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Chai: A Public Art Concept to Remember

Explore the interactive Holocaust memorial symbolizing hope, inviting participation, and transforming darkness into light.

By Yitzchok Moully

Published Jan 6, 2023



This Curation is part of Holocaust.

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Partnering with the March of the Living and Chabad Warsaw, I was commissioned to create a memorial for the Holocaust to be part of the program in 2020. Of course, due to Covid-19, the March of the Living was canceled, along with almost everything in the world.

Every soul that joins the March of the Living is a testament to the present and future of the Jewish people. As an artist, I attempt to visualize this powerful concept in an interactive sculpture. The March of the Living honors and reflects the past while looking to the future.

Conveying this dichotomy in a participatory manner is the goal of this installation. Conveying both contemporary culture and eternal Jewish symbolism, we begin with an 8-foot tall and 4-foot wide sculpture of #Chai or “Hashtag Chai” in Hebrew, painted completely black.

The Hebrew letters Chet and Yud together are a universally recognized symbol of life. Adding a contemporary # (Hashtag) draws a parallel between the two symbols. Chai is not only a historic symbol of Jewish life, but very much a contemporary symbol as well.

Beginning as a black sculpture is a recognition of the dark reality of the Holocaust that is being memorialized at the March of the Living. But the black sculpture is only the beginning. Every participant on the March of the Living is asked to “bring life” to the sculpture and transform the darkness into light!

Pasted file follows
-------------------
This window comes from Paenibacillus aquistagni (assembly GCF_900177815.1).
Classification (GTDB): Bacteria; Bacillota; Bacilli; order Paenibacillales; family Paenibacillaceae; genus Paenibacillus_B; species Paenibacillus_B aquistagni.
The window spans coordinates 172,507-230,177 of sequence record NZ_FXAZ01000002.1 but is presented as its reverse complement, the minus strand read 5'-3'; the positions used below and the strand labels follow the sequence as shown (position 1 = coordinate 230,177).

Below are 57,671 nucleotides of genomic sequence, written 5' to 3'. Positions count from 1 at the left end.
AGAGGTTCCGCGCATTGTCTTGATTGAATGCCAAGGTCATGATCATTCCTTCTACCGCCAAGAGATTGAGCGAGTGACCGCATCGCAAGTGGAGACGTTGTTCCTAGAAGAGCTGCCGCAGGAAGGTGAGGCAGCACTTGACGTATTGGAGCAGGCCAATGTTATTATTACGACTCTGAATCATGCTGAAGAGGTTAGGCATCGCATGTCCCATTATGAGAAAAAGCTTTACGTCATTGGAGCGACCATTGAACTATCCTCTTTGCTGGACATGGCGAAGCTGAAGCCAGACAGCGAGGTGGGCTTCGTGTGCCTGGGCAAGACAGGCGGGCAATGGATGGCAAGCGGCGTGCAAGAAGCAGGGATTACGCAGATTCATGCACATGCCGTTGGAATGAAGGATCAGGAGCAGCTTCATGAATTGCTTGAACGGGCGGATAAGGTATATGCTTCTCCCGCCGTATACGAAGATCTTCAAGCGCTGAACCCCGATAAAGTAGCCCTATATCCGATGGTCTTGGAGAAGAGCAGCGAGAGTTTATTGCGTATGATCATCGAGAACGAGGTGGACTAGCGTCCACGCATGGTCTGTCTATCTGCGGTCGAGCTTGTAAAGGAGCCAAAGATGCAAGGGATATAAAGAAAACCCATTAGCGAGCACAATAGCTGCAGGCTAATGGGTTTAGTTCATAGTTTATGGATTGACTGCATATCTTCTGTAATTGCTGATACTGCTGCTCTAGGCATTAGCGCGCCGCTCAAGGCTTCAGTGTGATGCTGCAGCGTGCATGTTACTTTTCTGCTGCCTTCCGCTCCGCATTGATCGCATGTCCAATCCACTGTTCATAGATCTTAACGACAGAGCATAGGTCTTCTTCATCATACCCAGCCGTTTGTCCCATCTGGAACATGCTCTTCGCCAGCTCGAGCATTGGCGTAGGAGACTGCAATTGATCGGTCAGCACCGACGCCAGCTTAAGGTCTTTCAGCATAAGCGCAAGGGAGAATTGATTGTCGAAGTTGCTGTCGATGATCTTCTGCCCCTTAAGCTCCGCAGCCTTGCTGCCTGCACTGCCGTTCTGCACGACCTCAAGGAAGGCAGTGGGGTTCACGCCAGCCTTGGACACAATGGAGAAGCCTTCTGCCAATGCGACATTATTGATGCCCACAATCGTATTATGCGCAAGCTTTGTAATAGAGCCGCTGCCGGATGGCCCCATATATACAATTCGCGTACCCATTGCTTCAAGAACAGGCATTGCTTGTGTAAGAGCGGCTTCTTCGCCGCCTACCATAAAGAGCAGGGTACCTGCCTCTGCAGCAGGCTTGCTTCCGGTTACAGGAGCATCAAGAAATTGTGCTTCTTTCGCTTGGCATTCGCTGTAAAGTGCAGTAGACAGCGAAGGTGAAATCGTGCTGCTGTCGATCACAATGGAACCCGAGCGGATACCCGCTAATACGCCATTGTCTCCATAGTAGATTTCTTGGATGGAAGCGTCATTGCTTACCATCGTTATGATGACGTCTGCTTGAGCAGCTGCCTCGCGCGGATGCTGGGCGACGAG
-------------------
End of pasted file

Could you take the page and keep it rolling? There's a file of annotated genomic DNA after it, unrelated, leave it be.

Each participant at the march is to be given a sticker in the shape of a flame with the Hebrew Chai on it. Each participant is be engaged as to their power to move the Jewish people forward, and asked to place their sticker on the black sculpture.

The sheer volume of Jewish souls stepping forward, stickers in hand, transforms the piece into a testament of the power of the Jewish people to endure the darkest moments of history and stand strong and proud.

This memorialization of the Holocaust and the enduring spirit of the Jewish people does not just belong in Warsaw, it belongs in front of every Holocaust museum around the world.


Yitzchok Moully is a conceptual artist with work exploring the intersection of spirituality and the material world.


Jewishness past and present

Think about your relationship to Jewish identity - historic and contemporary. How do you blend the two?

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